Katherine's concern was touching and heartwarming; her bitterness at ''desertion'' and ''splitters'' was depressing orthodoxy. What had she to be bitter about? Sorrow, not bitterness, had been my father's response and Rex's and other friends who stayed in the Party; Glen Iris branch members had always chatted amiably with Ian when we held meetings at Rix Street. Canberra Party members did now at Miller Street. In Katharine Susannah idealist illusions and devotion to the Soviet cause were stronger than any other consideration.
I had remained in the Party clinging with some of Katherine Susannah's hopeful blindness to a cause I no longer fully believed; as I clung, with less blindness, to a marriage that had effectively ended by the end of 1960, as Ann's every breath, every coming and going, became more important to Ian. Somewhere between Melbourne and Canberra I had abandoned the daily summing up of my work for socialism and on the branch my only soulmate was the irreverent, revisionist and revolutionary Daphne who was also my confidante in those two years of confusion, pain and betrayal, for I had not yet abandoned all hope of the marriage before the final split of 1961.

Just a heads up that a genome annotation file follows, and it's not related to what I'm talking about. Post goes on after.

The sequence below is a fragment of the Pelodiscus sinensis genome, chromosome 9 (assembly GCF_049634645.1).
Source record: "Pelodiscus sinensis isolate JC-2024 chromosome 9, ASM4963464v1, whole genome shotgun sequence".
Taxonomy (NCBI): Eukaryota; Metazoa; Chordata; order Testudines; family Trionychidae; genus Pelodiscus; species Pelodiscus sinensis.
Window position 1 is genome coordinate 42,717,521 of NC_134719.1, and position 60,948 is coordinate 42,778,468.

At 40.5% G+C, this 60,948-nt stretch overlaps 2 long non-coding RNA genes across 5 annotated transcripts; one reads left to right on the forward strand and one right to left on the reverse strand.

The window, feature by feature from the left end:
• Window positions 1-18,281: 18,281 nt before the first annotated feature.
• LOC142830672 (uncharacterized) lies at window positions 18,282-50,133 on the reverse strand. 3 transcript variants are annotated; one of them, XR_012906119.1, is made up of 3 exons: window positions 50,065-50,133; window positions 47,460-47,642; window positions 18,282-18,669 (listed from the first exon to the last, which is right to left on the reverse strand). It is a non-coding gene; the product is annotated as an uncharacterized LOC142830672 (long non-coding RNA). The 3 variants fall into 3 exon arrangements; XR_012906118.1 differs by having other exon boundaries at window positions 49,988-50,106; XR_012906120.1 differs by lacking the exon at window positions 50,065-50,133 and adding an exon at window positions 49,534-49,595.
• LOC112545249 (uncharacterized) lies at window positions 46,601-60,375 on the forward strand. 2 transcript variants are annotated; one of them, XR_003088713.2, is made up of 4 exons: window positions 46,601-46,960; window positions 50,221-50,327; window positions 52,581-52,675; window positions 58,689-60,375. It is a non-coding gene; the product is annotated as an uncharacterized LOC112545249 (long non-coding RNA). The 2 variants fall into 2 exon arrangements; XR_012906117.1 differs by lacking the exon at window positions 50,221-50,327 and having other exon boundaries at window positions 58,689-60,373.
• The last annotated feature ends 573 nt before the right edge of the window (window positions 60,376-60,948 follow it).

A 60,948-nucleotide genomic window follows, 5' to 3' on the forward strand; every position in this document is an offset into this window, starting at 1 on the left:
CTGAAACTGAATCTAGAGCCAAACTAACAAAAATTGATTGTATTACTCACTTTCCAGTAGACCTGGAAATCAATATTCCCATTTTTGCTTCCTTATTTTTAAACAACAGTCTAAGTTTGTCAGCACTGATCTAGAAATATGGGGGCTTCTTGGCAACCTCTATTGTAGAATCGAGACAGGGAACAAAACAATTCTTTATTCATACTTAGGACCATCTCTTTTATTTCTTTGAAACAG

The Bay of Pigs, terrifying days of US-Soviet confrontation in Cuba, kept us doubters quiet for a while, but press reports in 1960 of a split between the Communist parties of the USSR and the People's Republic of China roused us again. Ideological differences between the two parties increased only to be angrily denied by our branch leaders. Capitalist press lies! Read the Appeal to the Peoples of the World issued by the meeting of eighty-one Communist and Workers' Parties! The world socialist system is more powerful than the capitalist system, Communism 'has now been placed on the agenda', and all Communist and workers' parties are united! I knew too little economics to argue on the first two, but the rift with Yugoslavia in 1948 and 1958 had demonstrated that there could be serious conflict between Communist countries and suddenly it seemed to me terribly important that we on the Canberra branch should honestly admit it. Those of us who asked for a discussion of the differences between the Soviet Union and China were assured by the branch leaders that there was nothing to discuss: there never could be any serious differences between the two great socialist powers. Was not their unity built on the common basis of Marxism-Leninism? The idea was so fantastic that even the non-Marxist CP FitzGerald, the ANU's great China scholar, did not believe that the bickering and tensions would come to a serious rift.